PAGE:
by Jean-marie Gustave Le Clezio
Reviewed by Maya Muir
When the Swedish Academy awarded French novelist J.M.G. Le Clezio the Nobel Prize for Literature in 2008, the announcement was met in this country by raised eyebrows. The reported reaction: Who is this guy (and why didn't Philip Roth win?). The permanent secretary of the Academy inflamed sentiments further when he was quoted saying that U.S. literature is "too isolated, too insular. They don't translate enough and don't really participate in the big dialogue of literature," a statement that created its own predictable wave of outrage.
So who is Le Clezio? The translation of his 17th book, Desert, and its publication into English is an excellent time to try to answer that question.
Le Clezio was born in 1940 in Nice and spent chunks of his childhood in Mauritius, where his family had lived for generations, and in Nigeria. He studied in Britain and in France, and lived for four years among the Embera Indians of Panama. Since, he has taught in Bangkok; Mexico City; Boston; Austin, Texas; and Albuquerque, N.M., and he travels widely. He published his first novel at the age of 23 and has written more than 40 books of fiction and nonfiction. Desert combines two tales. The first tells of Noor, a Tuareg boy fleeing through the Sahara with a caravan of desert peoples to escape the inexorable advance of French colonialism circa 1909. Le Clezio describes the landscape and the Tuaregs' sense of themselves as desert people in incantory language that dwells on the brilliance of the sun and its desiccating heat, the fierce winds, the changing colors and patterns of the sand, the bitter cold of night, in its harshness and the astonishing beauty.
This tale is complemented by that of Lalla, a descendant of Noor, living in a shanty town in present-day coastal Morocco. Fleeing an arranged marriage, Lalla arrives in Marseille. As an immigrant without resources who doesn't speak the language, the France she encounters is bleak, pitiless and ugly. Lalla survives by remaining true to her sense of herself as a child of the desert and desert people, as Le Clezio's writing becomes more mystical without losing any of its sensuality.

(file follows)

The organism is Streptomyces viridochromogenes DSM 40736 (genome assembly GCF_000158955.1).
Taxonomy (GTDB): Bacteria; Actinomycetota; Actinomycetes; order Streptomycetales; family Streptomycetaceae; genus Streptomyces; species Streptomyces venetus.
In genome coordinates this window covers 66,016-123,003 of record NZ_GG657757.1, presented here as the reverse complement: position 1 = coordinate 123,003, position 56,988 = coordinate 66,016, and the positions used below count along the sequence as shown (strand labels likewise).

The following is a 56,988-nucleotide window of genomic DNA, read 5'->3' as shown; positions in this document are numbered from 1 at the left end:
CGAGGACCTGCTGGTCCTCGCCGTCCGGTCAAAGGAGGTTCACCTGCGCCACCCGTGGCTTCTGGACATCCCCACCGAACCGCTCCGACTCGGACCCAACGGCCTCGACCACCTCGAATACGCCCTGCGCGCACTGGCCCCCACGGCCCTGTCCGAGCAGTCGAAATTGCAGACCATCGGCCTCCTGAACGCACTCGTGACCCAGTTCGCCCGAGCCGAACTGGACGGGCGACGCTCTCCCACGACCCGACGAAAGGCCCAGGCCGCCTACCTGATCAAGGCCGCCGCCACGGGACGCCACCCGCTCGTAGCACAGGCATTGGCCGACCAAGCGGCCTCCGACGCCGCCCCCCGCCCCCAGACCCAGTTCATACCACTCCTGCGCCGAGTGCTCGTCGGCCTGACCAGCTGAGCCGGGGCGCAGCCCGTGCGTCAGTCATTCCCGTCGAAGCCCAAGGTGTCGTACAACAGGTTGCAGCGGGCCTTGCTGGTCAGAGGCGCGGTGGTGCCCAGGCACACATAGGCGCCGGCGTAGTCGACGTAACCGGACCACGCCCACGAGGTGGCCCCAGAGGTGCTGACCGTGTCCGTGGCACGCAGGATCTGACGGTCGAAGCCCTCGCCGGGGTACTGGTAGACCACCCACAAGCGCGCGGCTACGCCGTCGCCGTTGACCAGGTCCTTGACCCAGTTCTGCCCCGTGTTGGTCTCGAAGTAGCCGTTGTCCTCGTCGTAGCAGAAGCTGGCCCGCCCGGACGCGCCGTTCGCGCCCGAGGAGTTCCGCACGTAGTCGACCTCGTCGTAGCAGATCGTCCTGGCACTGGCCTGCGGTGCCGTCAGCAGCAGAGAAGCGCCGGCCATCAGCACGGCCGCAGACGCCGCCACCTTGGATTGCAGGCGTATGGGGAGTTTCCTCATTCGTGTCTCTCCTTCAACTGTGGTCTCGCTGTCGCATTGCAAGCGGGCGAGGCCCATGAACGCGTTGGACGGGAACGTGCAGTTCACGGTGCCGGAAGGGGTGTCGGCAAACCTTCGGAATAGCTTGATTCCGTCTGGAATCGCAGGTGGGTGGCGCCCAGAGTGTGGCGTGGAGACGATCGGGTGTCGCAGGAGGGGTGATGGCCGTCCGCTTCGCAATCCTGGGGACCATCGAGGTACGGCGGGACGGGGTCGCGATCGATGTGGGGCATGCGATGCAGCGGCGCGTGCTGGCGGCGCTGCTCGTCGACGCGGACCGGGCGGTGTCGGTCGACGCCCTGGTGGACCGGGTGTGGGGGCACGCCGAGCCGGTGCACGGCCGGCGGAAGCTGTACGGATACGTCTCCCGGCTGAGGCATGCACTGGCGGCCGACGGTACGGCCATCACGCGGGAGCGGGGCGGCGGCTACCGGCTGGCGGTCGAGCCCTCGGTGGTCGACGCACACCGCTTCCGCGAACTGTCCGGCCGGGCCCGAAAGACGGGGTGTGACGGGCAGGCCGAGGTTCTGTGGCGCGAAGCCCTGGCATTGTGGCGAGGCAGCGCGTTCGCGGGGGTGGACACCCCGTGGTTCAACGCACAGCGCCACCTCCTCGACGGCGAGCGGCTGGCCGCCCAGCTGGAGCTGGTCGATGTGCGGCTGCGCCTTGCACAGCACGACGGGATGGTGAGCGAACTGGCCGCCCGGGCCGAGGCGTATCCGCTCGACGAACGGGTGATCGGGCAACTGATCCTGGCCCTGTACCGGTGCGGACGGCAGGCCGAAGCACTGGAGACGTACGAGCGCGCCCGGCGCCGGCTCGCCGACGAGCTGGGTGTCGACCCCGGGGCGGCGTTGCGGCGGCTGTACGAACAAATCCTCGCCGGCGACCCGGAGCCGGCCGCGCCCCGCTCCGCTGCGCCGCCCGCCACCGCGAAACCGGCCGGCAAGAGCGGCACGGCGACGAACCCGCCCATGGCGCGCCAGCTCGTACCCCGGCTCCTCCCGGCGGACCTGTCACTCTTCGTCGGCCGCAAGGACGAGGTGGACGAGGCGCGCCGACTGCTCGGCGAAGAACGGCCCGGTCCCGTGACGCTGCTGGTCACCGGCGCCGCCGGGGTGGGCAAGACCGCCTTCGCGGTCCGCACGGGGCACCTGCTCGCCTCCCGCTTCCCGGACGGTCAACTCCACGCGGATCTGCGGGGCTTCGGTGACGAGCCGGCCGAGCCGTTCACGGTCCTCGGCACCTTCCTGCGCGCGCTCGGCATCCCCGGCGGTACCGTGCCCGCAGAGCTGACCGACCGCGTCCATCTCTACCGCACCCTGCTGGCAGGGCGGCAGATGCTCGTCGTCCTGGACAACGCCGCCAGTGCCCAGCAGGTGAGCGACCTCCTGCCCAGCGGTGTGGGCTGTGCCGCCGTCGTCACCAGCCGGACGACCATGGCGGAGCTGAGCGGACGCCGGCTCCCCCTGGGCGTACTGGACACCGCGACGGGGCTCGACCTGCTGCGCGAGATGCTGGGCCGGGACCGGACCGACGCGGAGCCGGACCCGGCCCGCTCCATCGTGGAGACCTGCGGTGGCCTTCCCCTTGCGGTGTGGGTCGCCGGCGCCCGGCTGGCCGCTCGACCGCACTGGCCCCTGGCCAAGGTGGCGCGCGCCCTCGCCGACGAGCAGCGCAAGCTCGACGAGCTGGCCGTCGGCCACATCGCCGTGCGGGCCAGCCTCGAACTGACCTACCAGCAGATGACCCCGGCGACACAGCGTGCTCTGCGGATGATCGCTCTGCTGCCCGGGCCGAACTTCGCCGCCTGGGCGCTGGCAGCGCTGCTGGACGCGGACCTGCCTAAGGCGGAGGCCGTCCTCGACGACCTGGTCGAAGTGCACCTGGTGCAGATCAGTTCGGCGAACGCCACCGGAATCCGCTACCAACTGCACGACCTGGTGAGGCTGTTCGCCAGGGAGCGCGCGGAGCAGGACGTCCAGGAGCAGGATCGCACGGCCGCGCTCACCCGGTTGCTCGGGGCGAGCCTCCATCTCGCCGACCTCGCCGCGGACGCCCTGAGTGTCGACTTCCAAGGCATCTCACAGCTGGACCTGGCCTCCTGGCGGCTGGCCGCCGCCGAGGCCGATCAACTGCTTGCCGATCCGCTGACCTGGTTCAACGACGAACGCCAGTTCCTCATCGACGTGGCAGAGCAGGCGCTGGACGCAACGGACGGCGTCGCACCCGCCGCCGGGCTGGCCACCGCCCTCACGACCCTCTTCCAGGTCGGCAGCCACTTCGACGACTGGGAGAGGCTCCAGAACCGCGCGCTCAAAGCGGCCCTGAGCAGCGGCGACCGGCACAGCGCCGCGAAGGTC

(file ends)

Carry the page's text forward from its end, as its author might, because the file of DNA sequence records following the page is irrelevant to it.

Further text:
The book starts slowly while the caravan makes its journey and Lalla drifts, but gradually the two cross-cutting tales build power, leading to endings surprising and eloquent. Moreover Le Clezio has vividly portrayed the immediate and long-term consequences of colonialism, a phenomenon the new world order is far from finished with. Le Clezio is an engaged writer taking part in the "great dialogue of literature." Descriptions of his other works would indicate this is true of them, as well.
Desert is the 13th of Le Clezio's works to be translated into English, which suggests that if there is insularity here, it can't entirely be blamed on publishers. Yes, American readers need to demand translation of important foreign works -- but, also, they need to pull them off the shelves and dive in. Desert is a great choice for a first date with this major French writer.